“Those were all vinyl stickers, and they were so detailed that they weren’t able to paint around them, so we had them removed, and so we’re planning to replace it with something new and updated,” Murrietta said.

Despite their disappearance, the assistant principal said this allows the programs to do some rebranding of their own with the plan to put up new logos before the end of the school year.

Teachers in those buildings or wings were not informed of the logo removal and were surprised to return to campus with a blank wall outside their classrooms.

“At first I thought they were just going to paint around it, but then the next day they were taken off the wall,” dance teacher Leiana Volen said. “So I figured it’s time for some new ones.” 

While Volen is still deciding on how she will go about rebranding the dance logo, Regional Occupation Program [ROP] auto tech teacher Jesse Munoz said he has already received a few designs from his students.

“I had all my students submit designs because the previous design that was up on our wall was from another student [from the previous teacher],” Munoz said. “So I want to keep that tradition built, and it was something I could use as a learning experience.”

IS SH STILL AN ACADEMICALLY RANKED SCHOOL?

Meanwhile, students and staff were also surprised to see a large banner outside the wall of the 170s/180s building had been removed over the summer by district maintenance workers to make room for the painting project. The vertical signage noted Sunny Hills as a top-ranked school in the state by U.S. News and World Report.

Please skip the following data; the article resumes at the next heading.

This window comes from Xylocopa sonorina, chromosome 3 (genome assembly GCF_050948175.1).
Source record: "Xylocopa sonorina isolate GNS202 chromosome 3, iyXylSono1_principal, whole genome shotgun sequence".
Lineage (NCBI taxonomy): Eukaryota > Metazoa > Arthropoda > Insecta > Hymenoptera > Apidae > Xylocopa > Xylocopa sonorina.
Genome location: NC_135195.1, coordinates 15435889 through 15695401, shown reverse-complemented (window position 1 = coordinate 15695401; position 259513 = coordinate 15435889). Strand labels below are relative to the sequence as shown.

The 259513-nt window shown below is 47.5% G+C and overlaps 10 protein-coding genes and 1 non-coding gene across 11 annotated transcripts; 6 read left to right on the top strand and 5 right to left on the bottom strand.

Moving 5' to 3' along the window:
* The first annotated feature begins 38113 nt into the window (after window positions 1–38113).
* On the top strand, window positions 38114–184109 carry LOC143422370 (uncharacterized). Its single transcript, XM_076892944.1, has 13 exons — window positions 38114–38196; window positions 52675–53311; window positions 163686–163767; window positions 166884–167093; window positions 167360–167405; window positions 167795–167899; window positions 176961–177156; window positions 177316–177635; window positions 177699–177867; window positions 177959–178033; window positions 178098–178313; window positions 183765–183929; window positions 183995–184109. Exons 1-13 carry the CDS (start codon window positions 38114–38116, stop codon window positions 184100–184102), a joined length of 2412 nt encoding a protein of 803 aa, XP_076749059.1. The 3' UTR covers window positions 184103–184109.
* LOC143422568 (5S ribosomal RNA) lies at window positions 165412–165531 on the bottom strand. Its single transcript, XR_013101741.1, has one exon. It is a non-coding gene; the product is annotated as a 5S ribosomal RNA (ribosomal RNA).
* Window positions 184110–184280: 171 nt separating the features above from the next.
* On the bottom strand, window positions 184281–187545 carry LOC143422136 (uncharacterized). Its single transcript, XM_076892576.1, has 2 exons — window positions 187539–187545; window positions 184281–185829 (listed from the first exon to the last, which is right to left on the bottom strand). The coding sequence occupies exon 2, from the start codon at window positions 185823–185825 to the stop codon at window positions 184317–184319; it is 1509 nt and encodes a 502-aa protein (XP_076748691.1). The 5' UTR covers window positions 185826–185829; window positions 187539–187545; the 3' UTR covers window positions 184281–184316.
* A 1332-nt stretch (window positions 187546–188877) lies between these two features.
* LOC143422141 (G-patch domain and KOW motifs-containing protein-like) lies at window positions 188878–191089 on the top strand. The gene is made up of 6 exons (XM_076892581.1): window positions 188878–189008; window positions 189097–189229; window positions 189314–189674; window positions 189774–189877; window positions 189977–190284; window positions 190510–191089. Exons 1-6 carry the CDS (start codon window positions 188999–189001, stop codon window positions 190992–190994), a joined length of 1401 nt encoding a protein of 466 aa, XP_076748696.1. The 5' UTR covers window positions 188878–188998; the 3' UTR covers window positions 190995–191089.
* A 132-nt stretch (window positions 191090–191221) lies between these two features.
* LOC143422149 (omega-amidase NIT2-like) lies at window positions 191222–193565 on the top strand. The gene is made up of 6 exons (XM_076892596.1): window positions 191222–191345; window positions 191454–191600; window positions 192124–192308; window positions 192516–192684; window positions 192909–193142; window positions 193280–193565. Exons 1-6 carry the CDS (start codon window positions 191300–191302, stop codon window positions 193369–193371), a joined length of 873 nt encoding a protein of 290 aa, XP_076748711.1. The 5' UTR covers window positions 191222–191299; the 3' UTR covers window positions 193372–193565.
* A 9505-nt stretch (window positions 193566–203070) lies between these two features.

Murrietta said she’s working on replacing it, especially since the news organization released new school rankings earlier this school year.

“At this time, Mr. [Craig] Weinreich and I are looking into options for a sign to be created for the same area,” she said.

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Irene Park
Irene Park, Copy Editor
After spending her freshman year in the Journalism 1 class, sophomore Irene Park takes on the role of one of the copy editors of The Accolade. Park looks forward to contributing to the publication by enhancing reporters' stories. As a cub reporter, she received a Best of SNO award for her story about the unique ways some teachers commemorate Memorial Day. Park plans to strengthen her writing abilities and balance her growing workload while fostering new friendships. Outside of The Accolade, she is the sophomore president of the Korean Culture Club and actively participates in other clubs. In her free time, she watches anime and plays the cello.